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Is open source kicking SaaS?


Everyone loves the idea of open source. It’s all about great software, built by passionate people who really know their stuff, and it’s free! It is free, right? Well, not always, but we’ll get to that. By contrast, the concept of software as a service (SaaS) is a paid solution. While open source software can be incredibly flexible, it can also be demanding of time, energy and expertise. SaaS offers a fully managed, all-inclusive package, but without options to get down and dirty with the source code. The question is, which one of these models is better for your project?

Getting started

Open source provides a constant stream of innovative solutions that are available for anyone to use and modify to suit their own requirements. Because of this, systems like”>WordPress, PrestaShop and Magento are extremely popular for building websites and online shops. Open source software is initially free to download and install, with additional paid features and functionality available later if needed. An open source platform may require some technical knowledge to get the ball rolling.

SaaS offers a fully-featured product from day one, but with costs upfront, usually in the form of a monthly fee. Setting up a SaaS solution is far simpler than open source, with no software downloads and an assistant to guide you through the process – for example, by helping you easily choose your website layout or uploading products to your shop.

Ultimately, SaaS offers a more user-friendly first step, but experienced users and developers may well have a more specific vision that’s only possible with open source. Open source can also be the cheaper option (to begin with at least).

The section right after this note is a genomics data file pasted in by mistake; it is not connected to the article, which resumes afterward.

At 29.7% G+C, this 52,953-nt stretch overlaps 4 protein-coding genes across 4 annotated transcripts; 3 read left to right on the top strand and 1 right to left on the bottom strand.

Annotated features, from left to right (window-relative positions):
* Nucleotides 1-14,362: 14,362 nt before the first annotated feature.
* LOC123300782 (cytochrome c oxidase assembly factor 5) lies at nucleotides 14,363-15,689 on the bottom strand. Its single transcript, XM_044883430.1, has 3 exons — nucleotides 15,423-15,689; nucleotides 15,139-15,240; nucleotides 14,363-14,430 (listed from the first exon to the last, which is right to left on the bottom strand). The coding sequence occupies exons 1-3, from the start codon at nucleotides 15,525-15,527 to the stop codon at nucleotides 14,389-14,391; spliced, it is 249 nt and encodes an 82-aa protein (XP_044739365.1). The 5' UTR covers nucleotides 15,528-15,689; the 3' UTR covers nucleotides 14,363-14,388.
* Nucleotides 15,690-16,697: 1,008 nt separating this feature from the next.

Updates and security

Open source software needs to be maintained and updated regularly to ensure it functions properly. Security updates in particular need to be carefully monitored to avoid risks. The upside of this is that you can decide exactly when and how your system is changed, based on the required features and functionality of your project.

With SaaS, automatic updates are included, guaranteeing the latest features are always included with no extra effort from the user. This also covers frequent security updates for added peace of mind. In addition, all data is constantly monitored by the provider.

So in general, SaaS offers an easier way for you to keep your projects up to date and secure. That’s not to say top levels of security aren’t available with open source, but it requires more time and energy. Open source also puts you firmly in the driving seat when it comes to picking and choosing updates.

Functionality and integration

A huge range of open source add-ons are available from a variety of sources, such as the original provider of the software and the associated developer community. The only catch is that many of the more useful extras come with a price tag. For example, if you need a customised layout for your site or you want to integrate a payment provider on your shop, you’d need to find (and probably pay for) an external solution. For skilled developers though, the possibilities are potentially endless, with ample opportunity to tinker under the hood and create their own extensions.

SaaS offers different levels of functionality based on how much you’re willing to spend. Need more storage space, products, images, videos or webpages? Maybe you want to add new contact options or navigation, or even a whole new website design? If your current package can’t accommodate you, chances are you can simply upgrade. Some SaaS eCommerce platforms even come with built-in integration for external services like delivery and payment, often included in the package from the start. Yes, open source offers more flexibility, but only if you have the time, energy and expertise to spare. SaaS is easier to get started with, easier to maintain, and just easier in general.

Coming back to costs, the idea of free open source versus paid SaaS can be deceptive. While it’s true that most open source software is free to download, much of the more useful functionality is locked behind a paywall. On top of that, you may need to pay external developers or agencies to handle the more technical aspects of your project. But let’s not be too down on open source, since it’s clearly the way to go for unique, highly personalised projects. Open source may not be perfect, but it’s far from being aSaaSinated just yet (sorry).

Whether you decide to go down the open source or SaaS route, the hosting”>new CloudNX platform from Networkmanager provides the ideal environment for your next project.

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